Category: Research Topics

Pocahontas: Randolph Churchill’s Jibe at the Race Question

Pocahontas: Randolph Churchill’s Jibe at the Race Question

Pretend Indians

We all know how a cer­tain Amer­i­can politi­cian was nick­named “Poc­a­hon­tas,” years after claim­ing to be, with­out foun­da­tion, a native Amer­i­can. This has often been tried. Some­times, how­ev­er, it back­fires. “A friend got his son into a bet­ter pub­lic school by declar­ing he was trib­al,” a col­league writes. “Unfor­tu­nate­ly, they didn’t tell the boy, who was then invit­ed to an after-school meet­ing for those inter­est­ed in Indi­ans. My friend attempt­ed to cor­rect him­self, but he found that in that city, you can change your racial iden­ti­fi­ca­tion only once.” (Who writes these rules?)

Dur­ing a recent encounter with the med­ical world I received a ques­tion­naire with the inevitable ques­tion, “Race.”…

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Munich Reflections: Peace for “a” Time & the Case for Resistance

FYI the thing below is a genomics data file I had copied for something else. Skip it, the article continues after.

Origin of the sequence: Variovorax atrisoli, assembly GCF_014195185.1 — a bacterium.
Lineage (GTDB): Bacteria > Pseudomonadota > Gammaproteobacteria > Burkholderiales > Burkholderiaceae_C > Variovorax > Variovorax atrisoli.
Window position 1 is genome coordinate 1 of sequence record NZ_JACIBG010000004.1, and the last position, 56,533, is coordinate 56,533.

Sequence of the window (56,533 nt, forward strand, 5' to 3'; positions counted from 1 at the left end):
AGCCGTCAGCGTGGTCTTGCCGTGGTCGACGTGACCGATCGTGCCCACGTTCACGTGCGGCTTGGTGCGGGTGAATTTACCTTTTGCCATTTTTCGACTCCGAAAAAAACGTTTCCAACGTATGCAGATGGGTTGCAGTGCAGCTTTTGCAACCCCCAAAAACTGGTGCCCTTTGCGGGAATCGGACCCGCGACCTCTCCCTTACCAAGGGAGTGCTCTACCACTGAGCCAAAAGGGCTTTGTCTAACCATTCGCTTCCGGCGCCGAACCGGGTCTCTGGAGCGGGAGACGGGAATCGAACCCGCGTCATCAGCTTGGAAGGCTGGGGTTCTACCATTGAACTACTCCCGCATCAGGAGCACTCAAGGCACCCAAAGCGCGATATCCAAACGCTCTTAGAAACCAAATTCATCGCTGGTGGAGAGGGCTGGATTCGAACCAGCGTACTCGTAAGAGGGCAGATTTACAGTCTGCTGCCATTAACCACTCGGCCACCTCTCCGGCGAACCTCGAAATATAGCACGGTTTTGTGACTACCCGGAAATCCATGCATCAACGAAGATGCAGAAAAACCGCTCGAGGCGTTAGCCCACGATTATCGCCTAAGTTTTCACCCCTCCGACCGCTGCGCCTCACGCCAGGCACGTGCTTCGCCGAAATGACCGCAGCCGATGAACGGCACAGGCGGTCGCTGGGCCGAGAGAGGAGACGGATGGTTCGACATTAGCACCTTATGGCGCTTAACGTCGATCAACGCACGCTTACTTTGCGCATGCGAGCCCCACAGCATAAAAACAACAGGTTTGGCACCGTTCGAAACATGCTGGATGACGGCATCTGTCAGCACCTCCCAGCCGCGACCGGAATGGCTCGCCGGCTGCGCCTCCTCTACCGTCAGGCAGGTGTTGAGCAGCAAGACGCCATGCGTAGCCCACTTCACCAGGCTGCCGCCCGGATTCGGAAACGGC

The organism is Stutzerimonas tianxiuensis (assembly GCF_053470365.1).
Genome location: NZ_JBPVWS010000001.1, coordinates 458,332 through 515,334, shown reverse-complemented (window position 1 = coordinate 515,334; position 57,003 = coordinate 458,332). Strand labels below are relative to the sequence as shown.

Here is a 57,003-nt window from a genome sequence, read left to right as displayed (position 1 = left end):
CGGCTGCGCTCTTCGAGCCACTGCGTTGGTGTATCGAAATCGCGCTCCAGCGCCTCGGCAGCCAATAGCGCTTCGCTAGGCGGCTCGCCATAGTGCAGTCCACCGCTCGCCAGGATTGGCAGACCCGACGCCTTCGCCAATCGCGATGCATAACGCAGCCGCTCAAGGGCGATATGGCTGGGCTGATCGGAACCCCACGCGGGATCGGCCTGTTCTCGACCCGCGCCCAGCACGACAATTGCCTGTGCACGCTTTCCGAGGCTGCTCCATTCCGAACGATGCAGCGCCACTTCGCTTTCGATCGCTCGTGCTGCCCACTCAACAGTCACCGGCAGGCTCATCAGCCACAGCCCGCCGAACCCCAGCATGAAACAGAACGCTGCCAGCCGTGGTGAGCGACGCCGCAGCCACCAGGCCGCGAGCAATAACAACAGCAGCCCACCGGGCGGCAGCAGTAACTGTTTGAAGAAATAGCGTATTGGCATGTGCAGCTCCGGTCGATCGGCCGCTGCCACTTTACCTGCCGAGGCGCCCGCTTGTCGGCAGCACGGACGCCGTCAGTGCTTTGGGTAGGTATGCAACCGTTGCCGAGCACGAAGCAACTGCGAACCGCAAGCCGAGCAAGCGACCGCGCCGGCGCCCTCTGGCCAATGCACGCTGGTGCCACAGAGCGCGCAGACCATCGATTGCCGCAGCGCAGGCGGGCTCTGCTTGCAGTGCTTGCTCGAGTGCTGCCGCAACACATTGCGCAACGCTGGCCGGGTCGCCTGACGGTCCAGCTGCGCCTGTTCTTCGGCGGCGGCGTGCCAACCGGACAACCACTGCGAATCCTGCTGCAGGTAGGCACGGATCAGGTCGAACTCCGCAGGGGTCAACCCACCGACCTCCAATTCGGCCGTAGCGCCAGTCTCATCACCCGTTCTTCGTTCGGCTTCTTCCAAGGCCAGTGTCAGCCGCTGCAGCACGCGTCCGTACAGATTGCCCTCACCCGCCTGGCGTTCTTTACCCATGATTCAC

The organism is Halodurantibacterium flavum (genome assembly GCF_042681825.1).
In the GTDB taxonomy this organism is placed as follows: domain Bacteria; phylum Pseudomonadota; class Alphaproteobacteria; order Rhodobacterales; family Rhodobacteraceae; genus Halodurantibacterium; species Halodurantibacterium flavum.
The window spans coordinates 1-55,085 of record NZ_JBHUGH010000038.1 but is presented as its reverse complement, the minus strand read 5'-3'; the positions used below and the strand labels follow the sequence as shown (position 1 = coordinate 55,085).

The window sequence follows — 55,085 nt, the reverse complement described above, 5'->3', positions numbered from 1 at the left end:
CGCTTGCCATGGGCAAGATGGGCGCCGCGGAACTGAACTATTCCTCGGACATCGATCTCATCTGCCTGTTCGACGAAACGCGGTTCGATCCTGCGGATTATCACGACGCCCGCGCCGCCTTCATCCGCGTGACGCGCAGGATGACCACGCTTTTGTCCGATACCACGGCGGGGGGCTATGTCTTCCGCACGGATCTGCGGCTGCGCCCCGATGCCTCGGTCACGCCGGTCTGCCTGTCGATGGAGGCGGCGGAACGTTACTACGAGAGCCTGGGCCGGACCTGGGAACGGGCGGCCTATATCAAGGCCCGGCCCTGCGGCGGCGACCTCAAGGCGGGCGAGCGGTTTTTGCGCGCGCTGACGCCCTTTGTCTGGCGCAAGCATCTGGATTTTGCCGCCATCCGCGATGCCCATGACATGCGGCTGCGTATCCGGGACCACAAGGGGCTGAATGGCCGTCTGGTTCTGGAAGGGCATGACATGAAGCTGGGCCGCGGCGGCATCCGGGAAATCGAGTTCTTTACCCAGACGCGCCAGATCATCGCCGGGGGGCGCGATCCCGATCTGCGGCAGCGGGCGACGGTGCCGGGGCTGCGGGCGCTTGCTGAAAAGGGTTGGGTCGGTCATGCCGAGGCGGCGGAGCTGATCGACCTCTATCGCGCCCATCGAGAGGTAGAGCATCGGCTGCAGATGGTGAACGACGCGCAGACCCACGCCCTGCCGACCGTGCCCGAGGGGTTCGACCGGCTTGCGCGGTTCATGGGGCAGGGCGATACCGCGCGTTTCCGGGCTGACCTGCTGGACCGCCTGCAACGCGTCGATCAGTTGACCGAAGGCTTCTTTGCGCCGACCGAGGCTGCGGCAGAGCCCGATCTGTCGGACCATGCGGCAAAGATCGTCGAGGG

Munich Reflections: Peace for “a” Time & the Case for Resistance

Jour­nal­ist Leo McKinstry’s Churchill and Attlee is a deft analy­sis of a polit­i­cal odd cou­ple who led Britain’s Sec­ond World War coali­tion gov­ern­ment. Now, eighty years since the death of Neville Cham­ber­lain, he has pub­lished an excel­lent appraisal in The Spec­ta­tor. Churchill’s pre­de­ces­sor as Prime Min­is­ter, Cham­ber­lain nego­ti­at­ed the 1938 Munich agree­ment. “Peace for our time,” he famous­ly referred to it.  In the end, he bought the world peace for a time.

Mr. McK­instry is right to regret that Cham­ber­lain has been rough­ly han­dled by his­to­ry. “The real­i­ty is that in the late 1930s Chamberlain’s approach was a ratio­nal one,” he writes.…

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Churchill on the V1: Praise for Ingenuity, Horror over Effects

Churchill on the V1: Praise for Ingenuity, Horror over Effects

Excerpt­ed from a Q&A post on the V1 for the Hills­dale Col­lege Churchill Project. For the unabridged arti­cle, please click here.

Robert Lusser and the V1 “Flying Bomb”

A jour­nal­ist writes about the life of her grand­fa­ther, Robert Lusser, chief design­er of the V1 fly­ing bomb. She searched for what Churchill said about the V1 in his mem­oirs of the Sec­ond World War. “He men­tions the weapon’s destruc­tion in 1944 but noth­ing of what he thought of the V1 mil­i­tar­i­ly. My grandfather’s papers sug­gest that Churchill praised the weapon after the war.…

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